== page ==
Geoprobe bottom tripods were deployed during the winter of 1990-1991 on the northern California inner continental shelf as part of the STRESS field experiment. Transmissometer measurements of light beam attenuation were made at two levels and current velocity was measured at four levels in the bottom 1.2 m of water. Intervals of high measured bottom wave velocity were generally correlated with times of both high attenuation and high attenuation gradient in the bottom meter of the water column. Measured time series of light attenuation and attenuation gradient are compared to values computed using a modified version of the Smith [(1977) The sea, Vol. 6, Wiley-Interscience, New York, pp. 539-577] steady wave-current bottom-boundary-layer model. Size-dependent transmissometer calibrations, which show significantly enhanced attenuation with decreasing grain size, are used to convert calculated suspended sediment concentration to light attenuation. The finest fractions of the bed, which are the most easily suspended and attenuate the most light, dominate the computed attenuation signal although they comprise only about 5-7% of the bed sediment. The calculations indicate that adjusting the value of the coefficient ??0 in the expression for near-bed sediment concentration cannot in itself give both the correct magnitudes of light attenuation and attenuation gradient. To supply the volumes of fine sediment computed to be in suspension during peak events, even with values of ??0 as low as 5 ?? 10-5, requires suspension of particles from unreasonably large depths in the bed. A limit on the depth of sediment availability is proposed as a correction to suspended sediment calculations. With such a limit, reasonable attenuation values are computed with ??0 ??? 0.002. The effects of limiting availability and employing a higher ??0 are to reduce the volume of the finest sediment in suspension and to increase the suspended volumes of the coarser fractions. As a consequence, the average size and settling velocity of suspended sediment increases as bottom shear stress increases, with accompanying increases in near-bed concentration gradients. Higher concentration gradients produce larger stratification effects, particularly near the top of the wave boundary layer at times when wave shear velocities are high and current shear velocities are low. These are the conditions under which maximum attenuation gradients are observed. ?? 1994.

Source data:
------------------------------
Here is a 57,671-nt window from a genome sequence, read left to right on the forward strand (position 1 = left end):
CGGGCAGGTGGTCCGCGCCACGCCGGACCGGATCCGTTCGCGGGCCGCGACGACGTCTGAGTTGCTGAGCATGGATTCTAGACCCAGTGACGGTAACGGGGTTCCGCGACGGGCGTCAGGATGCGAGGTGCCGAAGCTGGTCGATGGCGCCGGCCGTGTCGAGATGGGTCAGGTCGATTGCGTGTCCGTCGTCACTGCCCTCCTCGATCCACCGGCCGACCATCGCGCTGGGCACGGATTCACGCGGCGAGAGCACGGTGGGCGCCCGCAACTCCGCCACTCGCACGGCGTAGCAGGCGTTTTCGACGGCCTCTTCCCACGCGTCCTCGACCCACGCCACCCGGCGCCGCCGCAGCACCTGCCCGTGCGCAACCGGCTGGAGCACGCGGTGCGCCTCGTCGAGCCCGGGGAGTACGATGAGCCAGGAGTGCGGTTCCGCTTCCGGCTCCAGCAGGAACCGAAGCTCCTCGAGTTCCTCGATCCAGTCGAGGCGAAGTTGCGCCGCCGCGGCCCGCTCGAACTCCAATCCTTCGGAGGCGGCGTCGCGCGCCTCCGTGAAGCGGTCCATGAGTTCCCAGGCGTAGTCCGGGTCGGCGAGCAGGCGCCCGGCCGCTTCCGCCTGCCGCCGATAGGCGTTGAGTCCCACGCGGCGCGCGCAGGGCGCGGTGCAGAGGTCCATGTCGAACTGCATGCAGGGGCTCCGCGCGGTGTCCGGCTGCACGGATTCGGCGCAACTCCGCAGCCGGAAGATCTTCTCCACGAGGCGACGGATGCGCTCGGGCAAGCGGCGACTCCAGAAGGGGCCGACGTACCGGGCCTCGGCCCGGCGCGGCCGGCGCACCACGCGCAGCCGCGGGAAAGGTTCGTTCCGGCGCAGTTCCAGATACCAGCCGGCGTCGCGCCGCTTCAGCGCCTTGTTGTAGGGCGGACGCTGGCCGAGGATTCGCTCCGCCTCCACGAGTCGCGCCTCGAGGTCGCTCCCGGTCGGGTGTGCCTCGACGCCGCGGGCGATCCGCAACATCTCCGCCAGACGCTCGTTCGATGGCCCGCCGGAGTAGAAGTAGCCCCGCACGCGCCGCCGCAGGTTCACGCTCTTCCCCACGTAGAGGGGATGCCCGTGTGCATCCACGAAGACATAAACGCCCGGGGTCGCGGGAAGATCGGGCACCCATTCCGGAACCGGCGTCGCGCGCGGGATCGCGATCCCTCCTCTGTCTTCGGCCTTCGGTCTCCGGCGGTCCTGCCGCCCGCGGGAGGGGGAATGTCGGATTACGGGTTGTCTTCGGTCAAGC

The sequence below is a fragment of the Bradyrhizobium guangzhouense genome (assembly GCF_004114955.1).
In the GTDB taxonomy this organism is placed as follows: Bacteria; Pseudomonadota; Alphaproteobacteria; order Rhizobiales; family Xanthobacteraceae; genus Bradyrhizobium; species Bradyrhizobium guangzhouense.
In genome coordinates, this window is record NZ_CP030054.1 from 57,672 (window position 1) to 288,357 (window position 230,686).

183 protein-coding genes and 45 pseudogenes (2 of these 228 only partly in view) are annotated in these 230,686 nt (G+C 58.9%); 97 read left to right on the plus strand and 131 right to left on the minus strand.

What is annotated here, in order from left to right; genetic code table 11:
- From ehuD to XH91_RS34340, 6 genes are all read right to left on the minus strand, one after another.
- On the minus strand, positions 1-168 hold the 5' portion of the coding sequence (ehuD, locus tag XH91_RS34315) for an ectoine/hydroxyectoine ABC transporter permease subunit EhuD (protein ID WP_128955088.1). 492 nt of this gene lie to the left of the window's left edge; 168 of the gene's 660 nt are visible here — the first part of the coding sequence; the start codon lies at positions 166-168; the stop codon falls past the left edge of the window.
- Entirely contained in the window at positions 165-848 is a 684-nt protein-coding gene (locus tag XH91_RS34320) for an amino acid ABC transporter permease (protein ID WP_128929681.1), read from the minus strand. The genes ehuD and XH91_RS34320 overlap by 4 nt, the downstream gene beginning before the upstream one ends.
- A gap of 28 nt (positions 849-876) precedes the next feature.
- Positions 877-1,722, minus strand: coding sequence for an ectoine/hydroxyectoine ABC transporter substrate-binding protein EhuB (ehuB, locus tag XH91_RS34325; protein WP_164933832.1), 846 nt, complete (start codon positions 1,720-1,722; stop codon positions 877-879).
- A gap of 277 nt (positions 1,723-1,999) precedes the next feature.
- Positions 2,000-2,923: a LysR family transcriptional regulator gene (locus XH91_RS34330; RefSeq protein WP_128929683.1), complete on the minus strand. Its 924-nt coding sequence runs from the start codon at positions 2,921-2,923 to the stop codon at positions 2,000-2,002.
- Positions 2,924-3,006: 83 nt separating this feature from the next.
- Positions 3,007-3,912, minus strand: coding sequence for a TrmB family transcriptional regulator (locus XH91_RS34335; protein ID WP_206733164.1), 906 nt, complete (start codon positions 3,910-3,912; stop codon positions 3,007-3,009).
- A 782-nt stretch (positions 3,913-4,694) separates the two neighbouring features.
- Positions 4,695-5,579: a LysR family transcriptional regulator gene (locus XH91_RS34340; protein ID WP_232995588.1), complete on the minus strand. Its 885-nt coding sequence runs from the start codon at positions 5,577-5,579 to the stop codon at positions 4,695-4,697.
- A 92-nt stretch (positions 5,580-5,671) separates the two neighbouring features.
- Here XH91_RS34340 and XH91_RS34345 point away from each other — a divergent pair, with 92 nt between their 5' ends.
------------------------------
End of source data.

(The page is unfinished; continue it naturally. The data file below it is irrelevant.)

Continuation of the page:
Additional publication details
Sediment resuspension and bed armoring during high bottom stress events on the northern California inner continental shelf: measurements and predictions